June 20, 2019

Online Court Bill under fire in the Lords

Modernising the legal system for the 21st century has taken a small step forward with the introduction of the Courts and Tribunals (Online Procedure) Bill to the House of Lords. The Bill, which aims to create a committee to provide rules for online proceedings in civil, family and tribunal cases, recently underwent examination at the committee stage.

The Bill is to be welcomed as it seeks to reduce costs and inefficiencies currently dominating the paper based infrastructure. However, the Bill also met with criticism from the House of Lords, with the Constitution Committee, concluding it "raises issues of constitutional concern" particularly in relation to the broad powers conferred on the Lord Chancellor. Additionally, detail of the digital infrastructure required for implementation appears lacking at this stage.

 Scope

The Bill provides for procedure rules which will require parties in civil, family or tribunal proceedings to use the new online court procedure. The rules "are to apply to proceedings specified in regulations made by the Lord Chancellor, or in the case of employment tribunals, the Secretary of State "(jointly referred to as "the appropriate Minister"). They may create an online procedure for all or any part of the proceedings, including issuing and defending proceedings and participating in hearings.

The Bill follows on from Lord Briggs' report "Civil Courts Structural review" in 2016, which recommended that Online Procedure Rules (OPR) should apply to all money claims up to £25,000. However, as pointed out by Lord Judge, (former Lord Chief Justice) as it stands the Bill covers all non-criminal proceedings and all civil cases whatever their value.

In a report on the Bill published by the Constitution Committee on 7 June, the Committee was also troubled about the potential for all kinds of civil proceedings to become subject to OPR. Concerns centred on the Bill giving the appropriate Minister next to unfettered power to specify via regulations what kinds of civil proceedings the OPR will apply to. On 18 June, Ministry of Justice spokesman Lord Keen laid amendments to the Bill to require the appropriate Minister to obtain the agreement of the Lord Chief Justice and the Senior President of Tribunals prior to making such changes.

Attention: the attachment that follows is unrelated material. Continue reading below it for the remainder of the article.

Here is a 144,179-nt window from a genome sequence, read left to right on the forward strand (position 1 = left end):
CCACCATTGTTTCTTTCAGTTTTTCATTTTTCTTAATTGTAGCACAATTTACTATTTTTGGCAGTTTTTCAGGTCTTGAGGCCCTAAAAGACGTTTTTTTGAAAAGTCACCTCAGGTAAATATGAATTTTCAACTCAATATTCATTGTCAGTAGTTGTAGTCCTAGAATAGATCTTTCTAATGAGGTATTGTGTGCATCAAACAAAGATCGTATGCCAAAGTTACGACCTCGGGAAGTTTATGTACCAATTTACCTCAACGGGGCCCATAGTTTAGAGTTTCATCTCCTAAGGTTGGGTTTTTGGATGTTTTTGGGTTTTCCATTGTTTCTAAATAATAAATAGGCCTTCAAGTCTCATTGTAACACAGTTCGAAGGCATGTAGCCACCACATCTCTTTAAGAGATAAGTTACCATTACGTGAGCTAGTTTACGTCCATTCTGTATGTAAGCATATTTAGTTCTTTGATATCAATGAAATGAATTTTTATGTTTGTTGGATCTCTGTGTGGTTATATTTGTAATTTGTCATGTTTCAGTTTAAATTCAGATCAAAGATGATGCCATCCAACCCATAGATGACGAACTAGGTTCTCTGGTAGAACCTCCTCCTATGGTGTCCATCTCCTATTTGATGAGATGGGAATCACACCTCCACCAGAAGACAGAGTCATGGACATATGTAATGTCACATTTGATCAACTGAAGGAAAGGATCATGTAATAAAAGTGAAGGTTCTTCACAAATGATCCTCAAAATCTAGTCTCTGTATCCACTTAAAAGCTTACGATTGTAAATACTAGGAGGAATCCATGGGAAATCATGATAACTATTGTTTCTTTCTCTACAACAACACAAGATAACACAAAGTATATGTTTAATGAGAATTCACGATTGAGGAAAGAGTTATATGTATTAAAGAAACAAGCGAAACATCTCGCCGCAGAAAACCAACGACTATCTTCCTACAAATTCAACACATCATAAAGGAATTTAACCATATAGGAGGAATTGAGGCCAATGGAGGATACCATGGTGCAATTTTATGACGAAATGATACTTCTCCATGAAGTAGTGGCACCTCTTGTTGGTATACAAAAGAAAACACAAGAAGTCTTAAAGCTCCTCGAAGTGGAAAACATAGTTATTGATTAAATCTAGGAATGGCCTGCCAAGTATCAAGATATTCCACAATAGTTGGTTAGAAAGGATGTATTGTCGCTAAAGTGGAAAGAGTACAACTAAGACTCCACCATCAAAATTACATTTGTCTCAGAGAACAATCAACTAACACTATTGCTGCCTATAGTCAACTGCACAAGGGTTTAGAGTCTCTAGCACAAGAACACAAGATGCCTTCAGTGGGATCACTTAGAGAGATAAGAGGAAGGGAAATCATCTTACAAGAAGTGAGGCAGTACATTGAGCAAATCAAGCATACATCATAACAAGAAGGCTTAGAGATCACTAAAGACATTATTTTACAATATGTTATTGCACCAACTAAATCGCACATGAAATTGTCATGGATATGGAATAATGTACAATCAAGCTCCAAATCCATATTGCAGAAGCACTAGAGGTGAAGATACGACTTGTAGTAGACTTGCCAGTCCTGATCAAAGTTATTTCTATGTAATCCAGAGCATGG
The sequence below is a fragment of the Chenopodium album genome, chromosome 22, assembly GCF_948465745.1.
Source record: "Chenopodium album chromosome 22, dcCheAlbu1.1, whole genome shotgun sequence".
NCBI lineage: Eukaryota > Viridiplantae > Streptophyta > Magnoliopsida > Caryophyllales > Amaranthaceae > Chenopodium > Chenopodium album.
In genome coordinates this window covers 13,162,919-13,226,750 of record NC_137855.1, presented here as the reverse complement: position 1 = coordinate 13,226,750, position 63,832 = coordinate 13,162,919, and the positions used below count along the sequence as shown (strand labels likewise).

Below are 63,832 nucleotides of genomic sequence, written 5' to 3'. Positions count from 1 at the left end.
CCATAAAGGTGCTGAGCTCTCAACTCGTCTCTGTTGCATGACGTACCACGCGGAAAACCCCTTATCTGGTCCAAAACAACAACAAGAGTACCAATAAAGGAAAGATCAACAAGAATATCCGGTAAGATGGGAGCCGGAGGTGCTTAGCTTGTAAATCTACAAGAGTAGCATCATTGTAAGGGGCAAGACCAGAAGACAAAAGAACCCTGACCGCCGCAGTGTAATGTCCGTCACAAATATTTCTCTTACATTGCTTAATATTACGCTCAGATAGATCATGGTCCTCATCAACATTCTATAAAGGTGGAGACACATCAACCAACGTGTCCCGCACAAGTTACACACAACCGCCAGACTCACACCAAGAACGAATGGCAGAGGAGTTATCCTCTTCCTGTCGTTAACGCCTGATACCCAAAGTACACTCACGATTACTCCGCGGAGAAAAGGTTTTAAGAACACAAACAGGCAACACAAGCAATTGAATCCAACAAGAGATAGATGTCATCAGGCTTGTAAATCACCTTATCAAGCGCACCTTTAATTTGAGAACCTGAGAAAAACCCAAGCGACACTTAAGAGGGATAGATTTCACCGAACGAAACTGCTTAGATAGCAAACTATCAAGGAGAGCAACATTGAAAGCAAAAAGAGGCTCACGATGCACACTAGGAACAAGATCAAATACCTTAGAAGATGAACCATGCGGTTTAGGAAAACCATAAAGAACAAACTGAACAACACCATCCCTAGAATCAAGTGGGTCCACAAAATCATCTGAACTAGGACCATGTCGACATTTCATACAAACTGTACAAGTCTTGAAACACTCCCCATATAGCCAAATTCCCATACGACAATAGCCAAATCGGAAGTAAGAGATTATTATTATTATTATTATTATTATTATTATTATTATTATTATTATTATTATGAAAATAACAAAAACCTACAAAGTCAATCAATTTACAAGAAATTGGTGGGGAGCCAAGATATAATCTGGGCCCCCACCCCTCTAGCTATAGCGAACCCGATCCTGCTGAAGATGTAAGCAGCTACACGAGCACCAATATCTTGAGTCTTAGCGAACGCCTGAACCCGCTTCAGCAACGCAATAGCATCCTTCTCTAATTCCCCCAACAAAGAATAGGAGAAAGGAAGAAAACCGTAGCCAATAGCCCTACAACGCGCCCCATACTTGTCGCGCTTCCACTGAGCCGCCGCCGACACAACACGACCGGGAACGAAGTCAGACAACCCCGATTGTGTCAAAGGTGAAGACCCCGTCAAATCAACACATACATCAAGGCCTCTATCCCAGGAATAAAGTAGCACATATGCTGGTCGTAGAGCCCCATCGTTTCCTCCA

Nothing in the Bill presently limits the use of online procedures to low-value claims as recommended by Lord Briggs. Although the government has said that initially the online procedure will apply only to "money claims up to the value of £25,000", the Committee has also said it wants to be "in control over the proceedings to which the online procedure will apply" so it can "widen [their] scope".

Lord Briggs recommended personal injury claims should be excluded if they would otherwise fall within the fast track or the multi-track, but opened up for the "... voluntary admission of PI claims which are, or are hereafter brought within, the Small Claims Track [SCT]".

It is unclear which SCT personal injury claims may be subject to the new online procedure. RTA claims under the new extended SCT will be dealt with on the new platform currently being developed. Liability SCT claims could become subject to the new online procedure, however most of these would originate in the existing portal, raising the problem of a patchwork litigation system for litigants to navigate. Clarification of the intended scope is required at the earliest opportunity to allow insurers to begin to make the necessary preparations.    

Another issue is costs. Lord Briggs' report recommended that the costs regime should be "modelled on that applicable to the Small Claims Track". How this would work with current proposals to extend the fixed costs regime is unclear, especially as the Bill has the potential to go beyond Lord Briggs' recommendation for the scope of the OPR.

Online Procedure Rules Committee

The OPRC will have the same powers as the Civil Procedure Rule Committee (CPRC). It will consist of two judges, one of whom will chair the committee, (appointed by the Lord Chief Justice), a legal practitioner, a person with expertise in the lay advice sector and a person with IT expertise (all three appointed by the Lord Chancellor).